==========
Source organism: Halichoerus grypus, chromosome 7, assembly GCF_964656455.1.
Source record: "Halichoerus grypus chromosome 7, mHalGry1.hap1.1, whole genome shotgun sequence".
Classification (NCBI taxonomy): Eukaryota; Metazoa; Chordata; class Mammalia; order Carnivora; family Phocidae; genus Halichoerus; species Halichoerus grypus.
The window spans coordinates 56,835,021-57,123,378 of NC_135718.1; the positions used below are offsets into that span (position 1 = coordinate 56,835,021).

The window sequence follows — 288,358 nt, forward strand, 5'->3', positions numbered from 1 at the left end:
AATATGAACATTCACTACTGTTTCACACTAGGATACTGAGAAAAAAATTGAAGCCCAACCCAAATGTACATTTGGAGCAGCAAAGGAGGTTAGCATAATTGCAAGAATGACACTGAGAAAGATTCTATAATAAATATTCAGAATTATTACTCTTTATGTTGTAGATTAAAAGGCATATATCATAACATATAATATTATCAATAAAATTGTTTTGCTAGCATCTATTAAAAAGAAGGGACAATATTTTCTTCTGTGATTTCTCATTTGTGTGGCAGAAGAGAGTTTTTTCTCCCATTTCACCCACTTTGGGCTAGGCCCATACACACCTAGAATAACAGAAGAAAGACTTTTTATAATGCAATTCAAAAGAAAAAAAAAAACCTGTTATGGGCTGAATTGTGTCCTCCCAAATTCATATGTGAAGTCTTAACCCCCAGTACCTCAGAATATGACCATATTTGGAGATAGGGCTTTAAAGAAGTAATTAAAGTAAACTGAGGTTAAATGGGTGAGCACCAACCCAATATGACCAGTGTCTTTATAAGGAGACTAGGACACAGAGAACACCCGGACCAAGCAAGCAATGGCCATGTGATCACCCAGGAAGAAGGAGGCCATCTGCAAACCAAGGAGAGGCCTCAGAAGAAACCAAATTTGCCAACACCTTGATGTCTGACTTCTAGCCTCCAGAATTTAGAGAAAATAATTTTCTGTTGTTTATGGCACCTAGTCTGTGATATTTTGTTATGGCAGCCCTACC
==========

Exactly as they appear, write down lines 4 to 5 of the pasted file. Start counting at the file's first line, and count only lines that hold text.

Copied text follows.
The window spans coordinates 56,835,021-57,123,378 of NC_135718.1; the positions used below are offsets into that span (position 1 = coordinate 56,835,021).

The window sequence follows — 288,358 nt, forward strand, 5'->3', positions numbered from 1 at the left end: